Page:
Poor living conditions and wages are primary reasons for tea workers/their children’s particular vulnerability to trafficking. Adult workers on these tea plantations are promised the equivalent of one to two U.S dollars per day plus around $2 per day of in-kind services (including housing, primary education, and medical services); none of which is regularly provided as promised. Workers live in broken down shacks, commonly featuring damaged roofs and lacking electricity. Multiple families are often forced to share a single working toilet while other septic tanks overflow into workers’ living quarters (although Indian law states plantation owners must provide adequate living conditions and sanitary toilets for workers). Further, Assam Medical College’s Medical Director reports nine out of ten patients living on tea plantations suffer from malnutrition. Potentially fatal diseases of poverty (such as diarrhea, respiratory tract infections, tuberculosis, or meningitis) are also wide-spread. Many victims interviewed in Assam were descendants of chattel slaves, still living under inhumane conditions reminiscent of those endured by their ancestors over a century ago. Thus, recruiting agents’ offers for lucrative jobs in a more modern city are enticing to young people looking to break the poverty and illness cycle found on these plantations.
Tea plantations’ especially labor-intensive work requirements lead to labor shortages and a reliance on forced and child labor to fill out the workforce, making tea plantations a common destination location for trafficking victims. Employers use debt to trap current workers on the plantations and impose absurdly high quotas on workers, forcing them to bring children to the fields to help. Still, during certain productive seasons, employers often cannot find enough willing laborers. Thus, employers turn to the same recruiters who traffic people out of the plantations to bring laborers in from other localities. Many of these seasonal workers are employed, but not legally registered by plantation owners, leaving them even more vulnerable to illegal and unethical exploitation.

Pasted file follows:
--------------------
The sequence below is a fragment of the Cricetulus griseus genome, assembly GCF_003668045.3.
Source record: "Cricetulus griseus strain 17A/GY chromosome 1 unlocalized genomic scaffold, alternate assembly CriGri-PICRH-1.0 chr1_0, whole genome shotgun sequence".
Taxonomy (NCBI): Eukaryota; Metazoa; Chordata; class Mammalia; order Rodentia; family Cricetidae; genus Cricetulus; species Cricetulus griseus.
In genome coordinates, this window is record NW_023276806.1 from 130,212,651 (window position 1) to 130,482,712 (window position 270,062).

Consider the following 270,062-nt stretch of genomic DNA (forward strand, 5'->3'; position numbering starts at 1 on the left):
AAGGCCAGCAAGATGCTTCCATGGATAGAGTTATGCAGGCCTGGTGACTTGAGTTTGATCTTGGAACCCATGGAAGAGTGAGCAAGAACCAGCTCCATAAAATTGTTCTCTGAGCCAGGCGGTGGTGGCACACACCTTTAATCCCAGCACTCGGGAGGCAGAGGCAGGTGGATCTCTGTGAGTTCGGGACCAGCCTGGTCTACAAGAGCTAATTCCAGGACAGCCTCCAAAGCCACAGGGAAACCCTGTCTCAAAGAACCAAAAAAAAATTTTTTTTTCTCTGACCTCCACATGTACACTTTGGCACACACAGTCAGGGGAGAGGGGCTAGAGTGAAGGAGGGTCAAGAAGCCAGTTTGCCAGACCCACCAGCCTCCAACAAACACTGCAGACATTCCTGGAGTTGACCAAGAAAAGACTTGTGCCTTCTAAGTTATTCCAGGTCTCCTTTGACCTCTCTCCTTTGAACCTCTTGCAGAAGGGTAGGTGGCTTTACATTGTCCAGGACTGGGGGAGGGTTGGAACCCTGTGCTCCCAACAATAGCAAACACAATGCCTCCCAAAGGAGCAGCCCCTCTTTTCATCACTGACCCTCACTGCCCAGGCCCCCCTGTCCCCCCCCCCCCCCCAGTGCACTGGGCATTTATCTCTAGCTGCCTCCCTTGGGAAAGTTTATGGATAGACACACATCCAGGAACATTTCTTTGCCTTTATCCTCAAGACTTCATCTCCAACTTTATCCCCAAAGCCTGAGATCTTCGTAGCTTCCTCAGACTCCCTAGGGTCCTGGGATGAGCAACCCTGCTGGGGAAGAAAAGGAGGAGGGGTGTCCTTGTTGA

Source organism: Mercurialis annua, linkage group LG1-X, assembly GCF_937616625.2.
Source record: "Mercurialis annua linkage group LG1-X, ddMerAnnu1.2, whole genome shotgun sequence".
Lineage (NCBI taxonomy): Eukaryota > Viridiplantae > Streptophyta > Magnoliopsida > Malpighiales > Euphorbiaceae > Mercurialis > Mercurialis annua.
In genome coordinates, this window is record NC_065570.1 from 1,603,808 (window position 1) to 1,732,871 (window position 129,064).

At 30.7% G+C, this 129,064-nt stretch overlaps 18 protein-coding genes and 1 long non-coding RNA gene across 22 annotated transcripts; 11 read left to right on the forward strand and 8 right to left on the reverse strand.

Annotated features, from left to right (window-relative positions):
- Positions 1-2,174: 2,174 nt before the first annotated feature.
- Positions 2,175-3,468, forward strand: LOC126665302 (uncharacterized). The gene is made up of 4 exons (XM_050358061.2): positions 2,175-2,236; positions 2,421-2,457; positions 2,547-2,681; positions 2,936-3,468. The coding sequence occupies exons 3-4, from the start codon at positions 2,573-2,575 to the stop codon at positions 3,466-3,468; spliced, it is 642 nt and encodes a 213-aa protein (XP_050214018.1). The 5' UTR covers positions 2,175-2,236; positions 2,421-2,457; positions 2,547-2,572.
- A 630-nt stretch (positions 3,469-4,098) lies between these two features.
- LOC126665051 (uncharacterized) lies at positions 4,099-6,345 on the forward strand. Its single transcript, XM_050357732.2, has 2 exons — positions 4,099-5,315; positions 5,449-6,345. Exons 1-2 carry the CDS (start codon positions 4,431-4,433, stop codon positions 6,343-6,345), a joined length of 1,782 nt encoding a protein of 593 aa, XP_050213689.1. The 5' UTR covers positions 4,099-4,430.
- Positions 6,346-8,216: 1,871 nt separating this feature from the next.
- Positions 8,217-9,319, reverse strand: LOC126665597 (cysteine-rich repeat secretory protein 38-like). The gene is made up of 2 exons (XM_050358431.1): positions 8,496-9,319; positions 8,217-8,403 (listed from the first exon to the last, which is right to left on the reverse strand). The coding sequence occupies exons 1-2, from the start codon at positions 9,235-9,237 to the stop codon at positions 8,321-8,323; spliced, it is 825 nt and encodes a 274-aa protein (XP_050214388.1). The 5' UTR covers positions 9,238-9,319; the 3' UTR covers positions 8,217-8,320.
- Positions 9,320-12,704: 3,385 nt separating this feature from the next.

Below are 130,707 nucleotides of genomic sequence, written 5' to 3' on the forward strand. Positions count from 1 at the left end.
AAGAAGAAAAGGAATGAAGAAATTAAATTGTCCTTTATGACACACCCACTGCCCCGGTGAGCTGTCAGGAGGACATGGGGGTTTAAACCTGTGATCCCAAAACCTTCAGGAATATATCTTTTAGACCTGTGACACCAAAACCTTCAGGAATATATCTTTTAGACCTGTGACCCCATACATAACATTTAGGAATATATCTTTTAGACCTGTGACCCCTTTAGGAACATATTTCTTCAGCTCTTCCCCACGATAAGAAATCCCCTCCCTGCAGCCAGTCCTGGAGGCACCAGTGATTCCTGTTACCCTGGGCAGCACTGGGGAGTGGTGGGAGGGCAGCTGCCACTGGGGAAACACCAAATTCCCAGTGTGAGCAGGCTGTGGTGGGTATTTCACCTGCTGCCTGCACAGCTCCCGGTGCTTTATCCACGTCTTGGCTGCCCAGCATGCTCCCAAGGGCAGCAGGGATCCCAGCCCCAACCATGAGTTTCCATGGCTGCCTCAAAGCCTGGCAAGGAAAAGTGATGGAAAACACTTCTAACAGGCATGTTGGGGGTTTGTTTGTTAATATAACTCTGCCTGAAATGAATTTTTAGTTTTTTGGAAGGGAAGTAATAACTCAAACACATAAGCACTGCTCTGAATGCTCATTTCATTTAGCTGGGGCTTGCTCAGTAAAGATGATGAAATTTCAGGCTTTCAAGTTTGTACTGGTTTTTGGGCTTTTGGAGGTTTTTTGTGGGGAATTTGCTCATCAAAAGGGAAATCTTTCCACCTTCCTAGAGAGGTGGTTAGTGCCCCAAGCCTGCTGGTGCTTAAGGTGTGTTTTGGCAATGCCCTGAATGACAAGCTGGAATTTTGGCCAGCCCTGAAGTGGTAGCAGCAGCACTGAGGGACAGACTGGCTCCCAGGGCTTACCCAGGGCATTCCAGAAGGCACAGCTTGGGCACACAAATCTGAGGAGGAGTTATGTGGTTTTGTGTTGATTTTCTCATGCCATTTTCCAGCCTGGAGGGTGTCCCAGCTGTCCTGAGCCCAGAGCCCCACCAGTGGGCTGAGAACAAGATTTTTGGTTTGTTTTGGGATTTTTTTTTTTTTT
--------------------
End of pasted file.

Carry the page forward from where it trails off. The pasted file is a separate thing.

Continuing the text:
The first step toward combating this exploitation is using your dollars to support ethically- sourced tea products. Brands that produce slavery-free tea products include: Teavanna, Honest, Equal Exchange, and certified fair trade companies like Rainforest Alliance and UTZ Certified. For more ethically-sourced tea (and other products), including brands often stocked by major stores, click here to download End Slavery Now’s ethical shopping guide.
You can also support legislative action like the California Transparency in Supply Chains Act that mandates corporations provide supply-chain and labor condition transparency. Alternatively, support organizations such as the Ethical Tea Partnership and the Rainforest Alliance that are enacting change through educating girls to be skeptical of recruiters and holding tea plantation owners accountable for inhumane labor conditions. The biggest recent win in the fight against trafficking in the tea industry is that the Indian government itself is addressing the problem and is working on writing tea workers into government welfare programs until it can create policies that better enforce minimum living standards on the plantations.
- Check out World Vision’s Tea Labor Exploitation Fact Sheet for an overview of how the tea industry works and more information on the unethical practices used by the Tea Industry.
- Watch CNN’s report on Gauru and her sister’s struggle to escape trafficking
- Watch The BBC’s Justin Rowlatt investigate living conditions on tea estates in Assam
- Download Stop the Traffik’s “Not my Cup of Tea” report for facts, statistics, survivor stories, country profiles, and actions individuals can take to help.